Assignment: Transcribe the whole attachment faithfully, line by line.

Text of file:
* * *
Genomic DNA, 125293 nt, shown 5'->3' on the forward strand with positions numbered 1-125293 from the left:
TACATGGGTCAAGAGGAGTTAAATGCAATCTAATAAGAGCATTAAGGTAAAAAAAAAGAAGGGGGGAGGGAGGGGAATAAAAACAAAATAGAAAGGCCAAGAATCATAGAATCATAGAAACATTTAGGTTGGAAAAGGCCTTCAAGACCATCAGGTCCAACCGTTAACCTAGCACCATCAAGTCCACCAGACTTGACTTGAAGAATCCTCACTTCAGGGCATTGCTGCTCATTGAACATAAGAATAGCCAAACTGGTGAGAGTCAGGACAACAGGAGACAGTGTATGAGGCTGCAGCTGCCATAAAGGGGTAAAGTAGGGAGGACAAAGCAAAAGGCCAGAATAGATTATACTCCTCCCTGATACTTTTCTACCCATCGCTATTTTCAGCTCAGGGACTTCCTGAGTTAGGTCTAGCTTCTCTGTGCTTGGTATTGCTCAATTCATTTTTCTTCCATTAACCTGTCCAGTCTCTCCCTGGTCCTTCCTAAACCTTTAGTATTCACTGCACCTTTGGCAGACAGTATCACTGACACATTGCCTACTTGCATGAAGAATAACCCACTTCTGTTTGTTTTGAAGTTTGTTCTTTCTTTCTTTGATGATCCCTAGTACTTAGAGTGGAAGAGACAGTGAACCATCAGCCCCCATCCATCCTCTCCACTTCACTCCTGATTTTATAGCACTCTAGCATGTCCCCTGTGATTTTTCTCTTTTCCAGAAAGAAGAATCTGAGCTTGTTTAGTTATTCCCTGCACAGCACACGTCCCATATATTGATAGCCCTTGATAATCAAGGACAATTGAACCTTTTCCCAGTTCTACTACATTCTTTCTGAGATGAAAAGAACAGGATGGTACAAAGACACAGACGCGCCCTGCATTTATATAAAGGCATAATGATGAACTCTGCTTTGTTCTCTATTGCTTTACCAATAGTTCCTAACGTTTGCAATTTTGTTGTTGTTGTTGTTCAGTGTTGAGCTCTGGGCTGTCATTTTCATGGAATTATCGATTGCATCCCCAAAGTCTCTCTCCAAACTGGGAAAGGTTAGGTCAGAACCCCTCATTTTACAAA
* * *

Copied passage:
Genomic DNA, 125293 nt, shown 5'->3' on the forward strand with positions numbered 1-125293 from the left:
TACATGGGTCAAGAGGAGTTAAATGCAATCTAATAAGAGCATTAAGGTAAAAAAAAAGAAGGGGGGAGGGAGGGGAATAAAAACAAAATAGAAAGGCCAAGAATCATAGAATCATAGAAACATTTAGGTTGGAAAAGGCCTTCAAGACCATCAGGTCCAACCGTTAACCTAGCACCATCAAGTCCACCAGACTTGACTTGAAGAATCCTCACTTCAGGGCATTGCTGCTCATTGAACATAAGAATAGCCAAACTGGTGAGAGTCAGGACAACAGGAGACAGTGTATGAGGCTGCAGCTGCCATAAAGGGGTAAAGTAGGGAGGACAAAGCAAAAGGCCAGAATAGATTATACTCCTCCCTGATACTTTTCTACCCATCGCTATTTTCAGCTCAGGGACTTCCTGAGTTAGGTCTAGCTTCTCTGTGCTTGGTATTGCTCAATTCATTTTTCTTCCATTAACCTGTCCAGTCTCTCCCTGGTCCTTCCTAAACCTTTAGTATTCACTGCACCTTTGGCAGACAGTATCACTGACACATTGCCTACTTGCATGAAGAATAACCCACTTCTGTTTGTTTTGAAGTTTGTTCTTTCTTTCTTTGATGATCCCTAGTACTTAGAGTGGAAGAGACAGTGAACCATCAGCCCCCATCCATCCTCTCCACTTCACTCCTGATTTTATAGCACTCTAGCATGTCCCCTGTGATTTTTCTCTTTTCCAGAAAGAAGAATCTGAGCTTGTTTAGTTATTCCCTGCACAGCACACGTCCCATATATTGATAGCCCTTGATAATCAAGGACAATTGAACCTTTTCCCAGTTCTACTACATTCTTTCTGAGATGAAAAGAACAGGATGGTACAAAGACACAGACGCGCCCTGCATTTATATAAAGGCATAATGATGAACTCTGCTTTGTTCTCTATTGCTTTACCAATAGTTCCTAACGTTTGCAATTTTGTTGTTGTTGTTGTTCAGTGTTGAGCTCTGGGCTGTCATTTTCATGGAATTATCGATTGCATCCCCAAAGTCTCTCTCCAAACTGGGAAAGGTTAGGTCAGAACCCCTCATTTTACAAA